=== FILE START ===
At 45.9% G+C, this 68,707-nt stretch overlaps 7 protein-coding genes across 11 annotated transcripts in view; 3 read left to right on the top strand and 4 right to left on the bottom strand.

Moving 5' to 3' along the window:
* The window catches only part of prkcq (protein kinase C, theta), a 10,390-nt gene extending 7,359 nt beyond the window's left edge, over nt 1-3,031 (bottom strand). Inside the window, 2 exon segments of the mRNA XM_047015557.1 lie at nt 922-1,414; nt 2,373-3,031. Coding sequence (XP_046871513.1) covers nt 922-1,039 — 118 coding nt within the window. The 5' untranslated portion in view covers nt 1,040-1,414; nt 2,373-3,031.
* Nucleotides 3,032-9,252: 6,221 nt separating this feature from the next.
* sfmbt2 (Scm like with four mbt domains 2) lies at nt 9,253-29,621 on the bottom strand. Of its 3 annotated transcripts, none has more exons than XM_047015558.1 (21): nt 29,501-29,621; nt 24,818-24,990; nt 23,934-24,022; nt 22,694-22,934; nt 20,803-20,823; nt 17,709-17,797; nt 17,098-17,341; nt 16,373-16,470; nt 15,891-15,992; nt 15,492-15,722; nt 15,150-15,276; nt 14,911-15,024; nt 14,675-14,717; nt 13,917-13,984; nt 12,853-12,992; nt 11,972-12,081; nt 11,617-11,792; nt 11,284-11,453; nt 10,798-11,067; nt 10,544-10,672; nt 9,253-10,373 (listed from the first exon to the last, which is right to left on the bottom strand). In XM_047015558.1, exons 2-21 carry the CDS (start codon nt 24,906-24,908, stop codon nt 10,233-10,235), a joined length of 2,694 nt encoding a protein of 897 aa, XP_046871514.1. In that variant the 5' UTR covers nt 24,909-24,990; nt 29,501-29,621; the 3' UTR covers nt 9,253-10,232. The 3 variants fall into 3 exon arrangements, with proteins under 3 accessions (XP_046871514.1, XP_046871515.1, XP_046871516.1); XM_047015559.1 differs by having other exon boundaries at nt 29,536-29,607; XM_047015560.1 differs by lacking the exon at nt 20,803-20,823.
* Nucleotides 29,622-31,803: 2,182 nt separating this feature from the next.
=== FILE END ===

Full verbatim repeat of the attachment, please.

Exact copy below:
At 45.9% G+C, this 68,707-nt stretch overlaps 7 protein-coding genes across 11 annotated transcripts in view; 3 read left to right on the top strand and 4 right to left on the bottom strand.

Moving 5' to 3' along the window:
* The window catches only part of prkcq (protein kinase C, theta), a 10,390-nt gene extending 7,359 nt beyond the window's left edge, over nt 1-3,031 (bottom strand). Inside the window, 2 exon segments of the mRNA XM_047015557.1 lie at nt 922-1,414; nt 2,373-3,031. Coding sequence (XP_046871513.1) covers nt 922-1,039 — 118 coding nt within the window. The 5' untranslated portion in view covers nt 1,040-1,414; nt 2,373-3,031.
* Nucleotides 3,032-9,252: 6,221 nt separating this feature from the next.
* sfmbt2 (Scm like with four mbt domains 2) lies at nt 9,253-29,621 on the bottom strand. Of its 3 annotated transcripts, none has more exons than XM_047015558.1 (21): nt 29,501-29,621; nt 24,818-24,990; nt 23,934-24,022; nt 22,694-22,934; nt 20,803-20,823; nt 17,709-17,797; nt 17,098-17,341; nt 16,373-16,470; nt 15,891-15,992; nt 15,492-15,722; nt 15,150-15,276; nt 14,911-15,024; nt 14,675-14,717; nt 13,917-13,984; nt 12,853-12,992; nt 11,972-12,081; nt 11,617-11,792; nt 11,284-11,453; nt 10,798-11,067; nt 10,544-10,672; nt 9,253-10,373 (listed from the first exon to the last, which is right to left on the bottom strand). In XM_047015558.1, exons 2-21 carry the CDS (start codon nt 24,906-24,908, stop codon nt 10,233-10,235), a joined length of 2,694 nt encoding a protein of 897 aa, XP_046871514.1. In that variant the 5' UTR covers nt 24,909-24,990; nt 29,501-29,621; the 3' UTR covers nt 9,253-10,232. The 3 variants fall into 3 exon arrangements, with proteins under 3 accessions (XP_046871514.1, XP_046871515.1, XP_046871516.1); XM_047015559.1 differs by having other exon boundaries at nt 29,536-29,607; XM_047015560.1 differs by lacking the exon at nt 20,803-20,823.
* Nucleotides 29,622-31,803: 2,182 nt separating this feature from the next.